3. Yakima County has about 20000 ballots left to count, so I hesitate to call that race for Johnson. He's had a steady lead and will probably win, but like the 8th I'm waiting a little longer.
4. Pierce County is taking a long time to count its ballots because of having separate ballots for state and county offices, with the ranked choice voting going on and all. Since we don't really know how many ballots are left or from which parts of the county, I'm not going to call the 25th or 26th for a while yet.
5. I hesitate to call the 41st because Litzow has tightened the race in recent returns. Like Pierce, it's hard to know where the remaining 230000 King ballots are coming from, but I think it's best to wait on this one as well.
6. In the 44th, Hope has been closing the gap hardcore. Snohomish County has 70000 ballots left to count and I really think that one could go either way.


05 November 2008

Next day numbers

A lot has changed since last night's post, with the networks calling it for Gregoire while Rossi is keeping the faith. The 8th is a nailbiter again, as is the race for lands commissioner and OSPI, and to a lesser extent the open treasurer's seat. If we see ballots cast later trending towards Rossi at the top of the ticket then I could see the treasurer's race changing hands, but I'm thinking the spread is too much for Rossi to make a comeback. There are a lot of legislative seats still up in the air, so this post is primarily meant as an update on those. Turns out I left off a couple more House seats from the prediction sheet aside from the 25th district one I caught in time. The 17th and 10th district had races that should have been factored in and I missed them, so depending on how future counts end up it could mean the difference in one or two seats changing hands.

Key Senate races:
LD2 - Sen. Marilyn Rasmussen [D] leads Randi Becker 51-49
LD10 - Sen. Mary Margaret Haugen [D] leads Linda Haddon 53-47
LD17 - David Carrier [D] leads Sen. Don Benton 50.1-49.9
LD18 - Sen. Joe Zarelli [R] leads Jon Haugen 53.5-46.5

Key House races:
LD5 - Rep. Glenn Anderson [R] leads David Spring 50.5-49.5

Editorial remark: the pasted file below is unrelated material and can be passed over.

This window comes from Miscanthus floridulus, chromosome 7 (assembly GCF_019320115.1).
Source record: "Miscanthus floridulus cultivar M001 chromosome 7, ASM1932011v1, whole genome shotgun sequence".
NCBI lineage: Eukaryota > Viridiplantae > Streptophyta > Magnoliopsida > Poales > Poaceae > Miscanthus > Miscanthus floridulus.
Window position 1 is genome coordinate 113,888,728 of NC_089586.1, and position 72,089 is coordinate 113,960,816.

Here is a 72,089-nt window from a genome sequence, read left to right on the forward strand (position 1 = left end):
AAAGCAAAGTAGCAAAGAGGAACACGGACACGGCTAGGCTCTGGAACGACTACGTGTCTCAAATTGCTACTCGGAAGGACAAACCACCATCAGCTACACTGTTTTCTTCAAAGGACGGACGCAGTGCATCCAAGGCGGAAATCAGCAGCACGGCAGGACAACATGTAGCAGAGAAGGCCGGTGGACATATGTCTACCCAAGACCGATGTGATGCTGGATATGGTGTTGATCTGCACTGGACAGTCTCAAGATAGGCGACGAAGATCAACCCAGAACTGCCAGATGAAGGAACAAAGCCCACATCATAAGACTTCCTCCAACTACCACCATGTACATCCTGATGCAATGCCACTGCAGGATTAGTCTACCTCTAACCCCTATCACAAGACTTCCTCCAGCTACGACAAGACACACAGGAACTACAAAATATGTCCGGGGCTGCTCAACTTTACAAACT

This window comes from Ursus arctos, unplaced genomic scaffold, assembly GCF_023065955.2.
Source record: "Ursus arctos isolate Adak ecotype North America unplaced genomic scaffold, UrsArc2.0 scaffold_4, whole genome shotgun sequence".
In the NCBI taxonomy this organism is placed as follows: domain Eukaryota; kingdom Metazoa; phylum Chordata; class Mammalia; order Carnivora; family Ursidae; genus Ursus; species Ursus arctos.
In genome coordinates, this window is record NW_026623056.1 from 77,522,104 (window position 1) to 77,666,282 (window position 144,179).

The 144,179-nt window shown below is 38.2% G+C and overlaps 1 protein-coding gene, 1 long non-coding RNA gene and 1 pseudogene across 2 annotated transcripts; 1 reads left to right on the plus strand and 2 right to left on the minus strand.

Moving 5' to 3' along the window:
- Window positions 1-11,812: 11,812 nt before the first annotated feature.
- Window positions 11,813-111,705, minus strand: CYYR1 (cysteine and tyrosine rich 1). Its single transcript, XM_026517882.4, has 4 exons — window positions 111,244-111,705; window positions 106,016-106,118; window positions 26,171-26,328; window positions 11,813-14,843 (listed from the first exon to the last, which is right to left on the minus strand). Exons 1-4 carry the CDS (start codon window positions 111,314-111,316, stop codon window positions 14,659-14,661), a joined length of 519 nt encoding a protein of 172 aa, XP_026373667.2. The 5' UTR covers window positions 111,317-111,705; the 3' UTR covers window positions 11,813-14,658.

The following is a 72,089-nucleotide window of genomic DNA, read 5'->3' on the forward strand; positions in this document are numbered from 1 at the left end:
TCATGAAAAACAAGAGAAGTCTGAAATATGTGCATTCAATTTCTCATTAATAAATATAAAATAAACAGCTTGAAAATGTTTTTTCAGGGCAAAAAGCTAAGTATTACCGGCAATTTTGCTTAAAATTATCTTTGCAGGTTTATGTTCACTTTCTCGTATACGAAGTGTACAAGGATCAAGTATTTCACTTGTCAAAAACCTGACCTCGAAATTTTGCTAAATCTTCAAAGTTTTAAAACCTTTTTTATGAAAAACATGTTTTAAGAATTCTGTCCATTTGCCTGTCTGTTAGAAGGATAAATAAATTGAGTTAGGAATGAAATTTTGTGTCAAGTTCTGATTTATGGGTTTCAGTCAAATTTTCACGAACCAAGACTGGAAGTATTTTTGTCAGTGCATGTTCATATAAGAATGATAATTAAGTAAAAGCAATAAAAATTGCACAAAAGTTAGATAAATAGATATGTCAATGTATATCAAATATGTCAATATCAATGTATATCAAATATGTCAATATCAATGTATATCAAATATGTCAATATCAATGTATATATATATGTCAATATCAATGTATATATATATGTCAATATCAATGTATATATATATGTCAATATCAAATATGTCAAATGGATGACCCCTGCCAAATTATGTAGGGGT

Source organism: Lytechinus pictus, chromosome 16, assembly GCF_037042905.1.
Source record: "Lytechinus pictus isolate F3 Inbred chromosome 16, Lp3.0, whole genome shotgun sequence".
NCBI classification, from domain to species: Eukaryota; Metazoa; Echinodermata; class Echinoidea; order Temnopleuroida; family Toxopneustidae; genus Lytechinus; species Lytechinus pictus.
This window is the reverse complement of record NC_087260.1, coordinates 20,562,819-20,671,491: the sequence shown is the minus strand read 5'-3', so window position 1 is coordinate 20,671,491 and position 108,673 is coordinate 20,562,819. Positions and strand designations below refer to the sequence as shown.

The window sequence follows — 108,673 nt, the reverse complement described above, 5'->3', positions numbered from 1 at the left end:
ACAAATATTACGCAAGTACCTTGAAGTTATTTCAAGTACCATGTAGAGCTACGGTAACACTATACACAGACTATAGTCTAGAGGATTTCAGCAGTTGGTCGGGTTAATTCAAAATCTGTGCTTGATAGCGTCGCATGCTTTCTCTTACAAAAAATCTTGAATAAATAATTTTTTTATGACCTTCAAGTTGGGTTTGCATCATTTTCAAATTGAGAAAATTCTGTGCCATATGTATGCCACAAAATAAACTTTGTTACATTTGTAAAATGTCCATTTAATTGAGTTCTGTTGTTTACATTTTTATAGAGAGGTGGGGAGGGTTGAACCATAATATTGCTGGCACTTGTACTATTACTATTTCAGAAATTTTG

LD6 - Kevin Parker [R] leads Rep. Don Barlow 51-49, John Driscoll [D] leads Rep. John Ahern 51-49
LD8 - Brad Klippert [R] leads Carol Moser 51.5-48.5
LD10 - Tim Knue [D] leads Rep. Norma Smith 51-49
LD14 - Norm Johnson [R] leads Vickie Ybarra 53-47
LD16 - Rep. Bill Grant [D] leads Terry Nealey 54-46
LD17 - Tim Probst [D] leads Joseph James 57-43
LD25 - Bruce Dammeier [R] leads Rob Cerqui 50.5-49.5
LD26 - Jan Angel [R] leads Kim Abel 51-49
LD30 - Rep. Skip Priest [R] leads Carol Gregory 51-49
LD39 - Rep. Dan Kristiansen [R] leads Scott Olson 52.5-47.5
LD41 - Marcie Maxwell [D] leads Steve Litzow 54-46
LD42 - Rep. Doug Ericksen [R] leads Mark Flanders 53-47
LD44 - Rep. Liz Loomis [D] leads Mike Hope 53-47
LD45 - Rep. Roger Goodman [D] leads Toby Nixon 55-45
LD47 - Rep. Geoff Simpson [D] leads Mark Hargrove 54-46


04 November 2008

Early returns - 9pm

So, yeah, Obama won. My state by state map I did for Eli at The Stranger's little contest is looking promising so far, with no mistakes yet. Should MT, NC, and IN fall to McCain and Obama takes MO then it'll be flawless, but at this point I'm feeling doubtful about MT and IN. So far on the statewide front we've got ridiculously close races for governor (as expected) and treasurer, with slightly larger leads for Doug Sutherland for lands commissioner and Randy Dorn for OSPI. I love the interface is using for statewide contests but it's a bitch to load, and it's even harder to load the legislative races. From what I've seen in so far the 6th district is very close with both challengers narrowly leading incumbents, which if it holds would mean parties would trade seats with new Reps. John Driscoll [D] and Kevin Parker [R].

As of right now, here's what's going on in the close statewide races:

Rossi 51.4
Gregoire 48.6

Martin 51.4
McIntire 48.6

Sutherland 53.3
Goldmark 46.7

Dorn 51.3
Bergeson 48.7

EDIT: Just looked at new legislative races, close races going on in the 8th with nutty Klippert currently leading 51.5-48.5, Tim Knue up 50.7-49.3 in the 10th, Vickie Ybarra doing better than expected but still down to Norm Johnson 52.7-47.3 in the 14th, Bill Grant edging Terry Nealey 50.6-49.4 in my own backyard of the 16th in a close one I didn't see coming, David Carrier beating Don Benton 50.1-49.9 in the 17th, Jan Angel leading in the 26th 50.8-49.2, Doug Ericksen leading a surprisingly close one in the 42nd 51.8-48.2, and Liz Loomis up 53.1-46.9 in the 44th. More to come.